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Anyone Experienced a LONG Delay For a Crew's Meal Break???

Anyone Experienced a LONG Delay For a Crew's Meal Break???

Nov 15th, 2010, 01:58 PM
  #1  
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Anyone Experienced a LONG Delay For a Crew's Meal Break???

This past weekend I was taking a short commuter-type flight from Miami to Jacksonville on American Airlines (really American Eagle operated by Executive Airlines).

We started the boarding process on time, and all the passengers boarded the shuttle bus, rode out to the aircraft, then were told by the bus driver that he was turning around and taking us back to the gate because "the flight crew requested a meal break." So we went back to the gate where we waited over 1 HOUR before we were allowed to board the shuttle back to the aircraft.

I ended up arriving about 1 hr. 15 minutes late so the flight crew could go into the terminal and eat breakfast at the food court, apparently! I fly quite a bit and this has never happened to me. Aren't these airlines supposed to schedule proper meal breaks for their crew, or am I missing something and it's common for crews to just decide to eat whenever, delaying flights all the time?

As icing on the cake, as we boarded the aircraft, a flight attendant greeted the passenger in front of me and the passenger didn't respond. So the flight attendant said in a loud voice, "I don't have to deal with this *&^$ today." Wow... I've never flown with such an unprofessional airline before.

Thankfully there was a name and contact information posted inside the shuttle bus that went from the gate to the aircraft. I've emailed and snail mailed a copy of my complaint. I requested a full refund for this one-way flight. But I was wondering if anyone else has experienced this, and how common (or uncommon) this is.

Carol
CarolM is offline  
Nov 15th, 2010, 02:42 PM
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Yes, of course you are entitled to a full refund! In fact, you should probably sue them for $10,000.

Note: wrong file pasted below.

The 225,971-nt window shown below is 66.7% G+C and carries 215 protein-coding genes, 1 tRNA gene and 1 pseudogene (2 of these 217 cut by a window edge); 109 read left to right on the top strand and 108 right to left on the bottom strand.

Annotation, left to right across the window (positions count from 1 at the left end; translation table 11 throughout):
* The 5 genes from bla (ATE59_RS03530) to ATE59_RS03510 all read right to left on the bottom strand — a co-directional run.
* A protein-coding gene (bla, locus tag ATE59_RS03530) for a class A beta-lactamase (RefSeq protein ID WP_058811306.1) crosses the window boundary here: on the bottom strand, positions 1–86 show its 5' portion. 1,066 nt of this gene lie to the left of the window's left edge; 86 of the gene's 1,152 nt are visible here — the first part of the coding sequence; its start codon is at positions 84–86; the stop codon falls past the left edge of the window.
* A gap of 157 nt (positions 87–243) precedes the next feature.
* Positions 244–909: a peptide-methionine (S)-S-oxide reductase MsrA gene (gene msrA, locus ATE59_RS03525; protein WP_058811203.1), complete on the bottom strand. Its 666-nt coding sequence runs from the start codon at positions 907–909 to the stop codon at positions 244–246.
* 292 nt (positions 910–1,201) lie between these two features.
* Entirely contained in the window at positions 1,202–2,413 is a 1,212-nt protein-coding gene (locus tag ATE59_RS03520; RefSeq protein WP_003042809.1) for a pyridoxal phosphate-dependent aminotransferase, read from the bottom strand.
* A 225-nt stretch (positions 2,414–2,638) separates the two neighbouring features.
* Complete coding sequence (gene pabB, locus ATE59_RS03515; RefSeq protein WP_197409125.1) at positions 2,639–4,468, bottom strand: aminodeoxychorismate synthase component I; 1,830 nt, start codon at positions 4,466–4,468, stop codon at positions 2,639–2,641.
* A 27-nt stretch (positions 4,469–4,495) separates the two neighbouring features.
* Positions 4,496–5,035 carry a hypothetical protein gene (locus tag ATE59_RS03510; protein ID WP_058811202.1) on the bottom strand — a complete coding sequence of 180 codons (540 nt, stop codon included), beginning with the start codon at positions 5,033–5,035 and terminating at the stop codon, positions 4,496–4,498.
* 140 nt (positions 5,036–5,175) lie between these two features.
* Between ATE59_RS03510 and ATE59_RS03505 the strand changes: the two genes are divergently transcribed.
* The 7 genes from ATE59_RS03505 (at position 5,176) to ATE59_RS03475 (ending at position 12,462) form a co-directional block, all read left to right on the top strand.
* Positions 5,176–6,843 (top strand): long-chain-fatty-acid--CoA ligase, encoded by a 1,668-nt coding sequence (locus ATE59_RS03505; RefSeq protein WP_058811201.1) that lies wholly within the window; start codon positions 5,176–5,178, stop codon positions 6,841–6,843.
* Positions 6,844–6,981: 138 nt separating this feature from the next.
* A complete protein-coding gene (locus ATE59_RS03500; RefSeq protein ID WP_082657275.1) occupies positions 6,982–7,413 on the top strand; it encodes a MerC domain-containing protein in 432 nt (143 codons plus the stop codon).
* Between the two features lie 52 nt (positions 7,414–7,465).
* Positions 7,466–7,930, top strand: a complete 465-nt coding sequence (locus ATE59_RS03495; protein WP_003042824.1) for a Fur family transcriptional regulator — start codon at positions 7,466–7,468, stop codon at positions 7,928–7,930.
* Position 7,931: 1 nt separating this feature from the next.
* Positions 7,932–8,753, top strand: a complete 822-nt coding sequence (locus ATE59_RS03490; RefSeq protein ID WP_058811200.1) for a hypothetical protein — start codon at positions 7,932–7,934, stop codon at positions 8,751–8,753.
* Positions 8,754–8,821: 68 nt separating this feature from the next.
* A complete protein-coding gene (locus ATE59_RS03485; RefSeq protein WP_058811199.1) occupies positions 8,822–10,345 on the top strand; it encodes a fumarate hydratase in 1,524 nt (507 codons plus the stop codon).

DonTopaz is offline  
Nov 15th, 2010, 02:50 PM
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You're not going to get a refund. You got to your destination one hour and 15 minutes late. The terms of your ticket don't entitle you to anything else.

I don't think it's possible to know the whole story here, and I wouldn't necessarily rely on the bus driver's assessment of things. The airline does give flight crews proper breaks. They may have arrived late on an incoming flight and needed to take the meal break to which they were entitled.

I would write about the surly greeting. I wouldn't take up my time or theirs with the complaint about the delay.
Jeff_Costa_Rica is offline  
Nov 15th, 2010, 03:38 PM
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It is my understanding that there are lots of rules about flight crews getting breaks and not flying too many hours in a row, ert, etc. Perhaps they were late getting to Miami and the rules prohibited them from flying until they had a break--which has nothing to do with how long it would actually take them to eat breakfst. Would you have preferred that your flight be (possibly even more) delayed while the airline got another crew?

If only we were all entitled to a refuind for being 75 minutes late!! I'd have lots more money than I do now. I do think they should write you a sincere apology for the dreadful way the flight attendant behaved.
abram is offline  
Nov 15th, 2010, 08:25 PM
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It would surprise the flying public how poorly some airlines treat their employees. However, most airline employees remain professional despite some poor working conditions.

The availability of meals for flight crews is a contractual situation not federally mandated. Flight crews are limited by how many hours they can be on duty and how many hours they can fly while on duty.

As an example, there is no requirement for a break or meal on a flight Miami to San Franciso although a crew may be on duty over 8 hours to complete this flight. Again depending on the contract the crew is working under they may or may not be provided a meal. For example, Southwest does not provide it's crews with meal and most will pack a lunch or get a quick meal to go on a typical 20 minute turn.